A suspicious building is being constructed in downtown Kansas City, Missouri, along the southern bank of the Missouri River in Berkley Riverfront Park, near the Kansas City River Market. The purpose of the building, a massive hydroponic greenhouse, is ostensibly legitimate: “The 100,000-square-foot greenhouse would grow mostly lettuce, tomatoes and herbs with local consumers in mind.”
Hydroponic, you say? Herbs, you say?
Cue the Missouri Highway Patrol, because to them, those two words can mean only one thing: marijuana.
And no, I’m not kidding. Just ask the folks who run hydroponic gardening stores in Kansas City — or who used to, before their customers quit coming. Police would park near the store, note the license plate numbers of those who made purchases, and then get search warrants to go through their homes looking for pot.
And no, I’m not kidding. Just ask the guy who was hassled back in 2011 for purchasing equipment used for . . . wait for it . . . tomatoes:
“What I saw today was not protection,” the unnamed man told KMBC. (He didn’t want his name used because he’s an emergency responder and doesn’t want to lose his job.)
“That was harassment, all because of where I made a purchase.”
The man continued: “The last time I checked, it wasn’t illegal to grow a tomato plant, but it makes you wonder. … I understand that a lot of people use hydroponic equipment for illegal ways, but that’s just like saying everybody who buys a gun is going to be a criminal and murder somebody.”
(Link to the video in the story above is broken, but can be found here.)
This kind of police activity in still going on, on both sides of the state line, as orchid growers and winter indoor gardeners can tell you. Thus far, the authorities have not been commenting much on these hydroponic stakeouts, but that changed on Thursday evening, because a Kansas couple that was caught up in all this decided to push back last March with a lawsuit demanding records that show why the police searched their home and trash. Oh, and did I mention this couple are former CIA employees?
And no, I’m not kidding.
The couple received the records on Thursday, and they tell a simple story. The couple purchased hydroponic equipment in 2011, and seven months later, the police began going through their trash each week at 5am. On the third week, they thought they hit the jackpot: a small quantity of stems and wet leafy materials that tested positive for marijuana in a field test. They got a search warrant, and a raid on the house turned up nothing illegal. The police went back to their lab, retested the materials in the lab setting this time, and this time the results were negative.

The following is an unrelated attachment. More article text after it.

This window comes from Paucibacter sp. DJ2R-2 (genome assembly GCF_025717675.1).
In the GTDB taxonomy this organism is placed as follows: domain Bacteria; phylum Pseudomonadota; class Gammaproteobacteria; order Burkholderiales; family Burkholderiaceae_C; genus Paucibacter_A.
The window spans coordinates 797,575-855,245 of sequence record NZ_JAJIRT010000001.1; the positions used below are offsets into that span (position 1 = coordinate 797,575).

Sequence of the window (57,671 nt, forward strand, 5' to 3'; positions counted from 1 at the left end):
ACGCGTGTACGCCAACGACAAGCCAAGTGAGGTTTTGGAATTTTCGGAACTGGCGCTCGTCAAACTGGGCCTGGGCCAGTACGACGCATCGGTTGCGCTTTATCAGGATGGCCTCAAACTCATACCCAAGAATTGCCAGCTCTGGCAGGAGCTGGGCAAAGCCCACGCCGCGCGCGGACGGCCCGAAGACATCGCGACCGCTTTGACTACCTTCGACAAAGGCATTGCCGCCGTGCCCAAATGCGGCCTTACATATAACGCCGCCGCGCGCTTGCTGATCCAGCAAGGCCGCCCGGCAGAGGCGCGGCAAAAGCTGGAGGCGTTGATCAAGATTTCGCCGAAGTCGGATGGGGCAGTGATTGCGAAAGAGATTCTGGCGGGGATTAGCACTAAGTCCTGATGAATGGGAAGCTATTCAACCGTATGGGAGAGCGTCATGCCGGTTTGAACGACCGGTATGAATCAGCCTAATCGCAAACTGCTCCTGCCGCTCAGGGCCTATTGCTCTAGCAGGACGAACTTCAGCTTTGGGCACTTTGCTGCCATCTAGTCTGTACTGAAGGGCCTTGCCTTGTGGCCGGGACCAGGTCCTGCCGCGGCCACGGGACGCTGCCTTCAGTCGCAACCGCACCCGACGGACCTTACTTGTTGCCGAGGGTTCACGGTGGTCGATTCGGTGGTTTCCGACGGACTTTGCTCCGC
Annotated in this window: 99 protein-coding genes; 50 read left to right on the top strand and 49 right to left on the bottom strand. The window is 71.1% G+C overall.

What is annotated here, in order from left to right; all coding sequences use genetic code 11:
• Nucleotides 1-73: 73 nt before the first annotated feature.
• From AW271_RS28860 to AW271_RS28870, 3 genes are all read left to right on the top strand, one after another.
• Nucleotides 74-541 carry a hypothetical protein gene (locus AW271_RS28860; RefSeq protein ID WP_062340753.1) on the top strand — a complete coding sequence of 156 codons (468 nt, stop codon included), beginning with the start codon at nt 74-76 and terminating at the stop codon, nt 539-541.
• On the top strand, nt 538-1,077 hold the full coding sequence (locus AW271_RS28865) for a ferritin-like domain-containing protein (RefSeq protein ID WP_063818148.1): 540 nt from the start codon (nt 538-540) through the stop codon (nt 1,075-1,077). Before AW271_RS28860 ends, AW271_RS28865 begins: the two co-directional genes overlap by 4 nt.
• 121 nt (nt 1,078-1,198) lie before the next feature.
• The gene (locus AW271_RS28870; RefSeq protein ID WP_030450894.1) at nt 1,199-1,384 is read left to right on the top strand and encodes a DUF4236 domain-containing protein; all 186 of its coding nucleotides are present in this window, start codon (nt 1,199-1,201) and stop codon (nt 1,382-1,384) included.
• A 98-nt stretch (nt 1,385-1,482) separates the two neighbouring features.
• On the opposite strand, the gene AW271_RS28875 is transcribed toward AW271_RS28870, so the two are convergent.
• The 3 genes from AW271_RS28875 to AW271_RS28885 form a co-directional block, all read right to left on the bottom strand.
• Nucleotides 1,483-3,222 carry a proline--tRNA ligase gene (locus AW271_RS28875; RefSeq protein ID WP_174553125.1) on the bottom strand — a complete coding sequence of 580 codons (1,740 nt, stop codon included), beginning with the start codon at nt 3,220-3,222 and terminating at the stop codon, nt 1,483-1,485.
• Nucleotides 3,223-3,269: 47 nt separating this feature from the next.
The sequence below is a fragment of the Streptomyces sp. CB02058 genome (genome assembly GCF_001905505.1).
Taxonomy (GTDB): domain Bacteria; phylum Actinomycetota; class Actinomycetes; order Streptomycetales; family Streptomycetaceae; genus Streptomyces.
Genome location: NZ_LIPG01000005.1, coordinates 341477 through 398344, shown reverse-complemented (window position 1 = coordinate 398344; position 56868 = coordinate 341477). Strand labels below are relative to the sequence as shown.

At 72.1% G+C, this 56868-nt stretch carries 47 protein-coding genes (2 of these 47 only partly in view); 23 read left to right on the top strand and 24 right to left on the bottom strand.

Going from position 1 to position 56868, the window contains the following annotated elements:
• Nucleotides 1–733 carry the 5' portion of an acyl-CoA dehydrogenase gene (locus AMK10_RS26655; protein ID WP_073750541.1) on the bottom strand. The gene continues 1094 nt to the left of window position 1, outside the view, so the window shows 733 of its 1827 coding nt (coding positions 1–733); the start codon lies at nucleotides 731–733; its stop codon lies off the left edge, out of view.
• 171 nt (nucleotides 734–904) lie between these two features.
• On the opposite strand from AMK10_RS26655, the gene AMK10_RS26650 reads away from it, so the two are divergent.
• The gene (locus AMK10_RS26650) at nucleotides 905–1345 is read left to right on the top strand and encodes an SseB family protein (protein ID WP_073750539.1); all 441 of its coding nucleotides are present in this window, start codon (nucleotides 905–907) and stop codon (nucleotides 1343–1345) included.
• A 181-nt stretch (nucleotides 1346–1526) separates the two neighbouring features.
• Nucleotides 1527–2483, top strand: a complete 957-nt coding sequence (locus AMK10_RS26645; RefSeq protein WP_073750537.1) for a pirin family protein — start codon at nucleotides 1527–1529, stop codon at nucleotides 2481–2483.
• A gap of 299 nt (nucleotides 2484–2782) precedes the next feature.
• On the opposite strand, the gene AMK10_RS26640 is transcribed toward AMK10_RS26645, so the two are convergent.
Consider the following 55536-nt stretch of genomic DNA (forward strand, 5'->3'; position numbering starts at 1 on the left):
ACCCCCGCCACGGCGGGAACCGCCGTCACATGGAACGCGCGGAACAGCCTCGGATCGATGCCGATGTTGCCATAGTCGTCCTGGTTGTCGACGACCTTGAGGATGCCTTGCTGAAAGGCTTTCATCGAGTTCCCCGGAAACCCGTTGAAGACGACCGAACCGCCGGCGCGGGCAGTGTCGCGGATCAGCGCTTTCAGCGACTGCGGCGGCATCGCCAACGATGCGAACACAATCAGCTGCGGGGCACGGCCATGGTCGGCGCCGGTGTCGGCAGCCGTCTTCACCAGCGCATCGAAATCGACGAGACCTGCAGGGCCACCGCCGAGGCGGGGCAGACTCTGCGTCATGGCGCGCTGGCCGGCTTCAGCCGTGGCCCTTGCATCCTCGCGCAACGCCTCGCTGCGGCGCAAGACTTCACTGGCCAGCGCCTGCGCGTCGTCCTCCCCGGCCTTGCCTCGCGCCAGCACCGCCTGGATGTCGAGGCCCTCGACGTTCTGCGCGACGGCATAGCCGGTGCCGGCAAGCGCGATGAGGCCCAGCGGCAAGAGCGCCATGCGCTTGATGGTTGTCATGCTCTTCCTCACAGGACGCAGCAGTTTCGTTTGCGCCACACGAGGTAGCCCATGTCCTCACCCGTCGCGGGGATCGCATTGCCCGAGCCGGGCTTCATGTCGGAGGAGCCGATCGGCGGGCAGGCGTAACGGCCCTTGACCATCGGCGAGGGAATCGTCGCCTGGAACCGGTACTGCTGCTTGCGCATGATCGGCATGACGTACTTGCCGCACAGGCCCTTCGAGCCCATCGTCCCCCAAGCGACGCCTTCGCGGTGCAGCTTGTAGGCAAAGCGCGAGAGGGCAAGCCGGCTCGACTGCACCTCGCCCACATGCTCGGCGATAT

So what were those stems and wet leafy materials? Tea.
And no, I’m not kidding.
The family believes Addie Harte’s loose tea is the only thing deputies could have found. They were even more convinced after lab results showed the samples from the trash showed a “peak for caffeine”.
The raid on the family’s home wasn’t a simple “here’s a search warrant, and we’d like to walk through your home” kind of thing. It was conducted by a full tactical squad with assault rifles drawn and held on the family.
When the tactical-dressed deputies arrived at the home in the 10300 block of Wenonga Lane, Robert Harte was forced to lie shirtless on the foyer while a deputy with an assault rifle stood over him, according to the Harte’s lawsuit. The children, a 7-year-old girl and 13-year-old boy, reportedly came out of their bedrooms terrified, the teenager with his hands in the air.
The release of these records is not the end of the story, though.
Now more than ever, the Hartes feel the need to make their battle public after hearing from other families who say this happened to them, too.
“We kind of feel like we’re uniquely in a position to do something,” Addie Harte explained. “We have the resources. We have nothing to hide … somebody has to stand up and say ‘This has to stop!’ We’re trying to make a difference and trying to teach our kids that you have to do the right thing.”
So far, the Hartes have only sued the Johnson County Sheriff’s office for the records surrounding their search warrant. They are now weighing their future legal options.
Good for them.
But if I were the folks who were putting in that big hydroponic greenhouse near the River Market, I’d be sure to expect a few visits. Anybody who buys that much hydroponic equipment to grow “herbs” is sure to raise suspicions in the law enforcement community.
On the other hand, maybe the police will decide this kind of targeting customers of hydroponic stores isn’t worth the time they’re investing in it after all, and they’ll start staking out kitchen stores that sell pressure cookers instead, because we all know what people use pressure cookers for.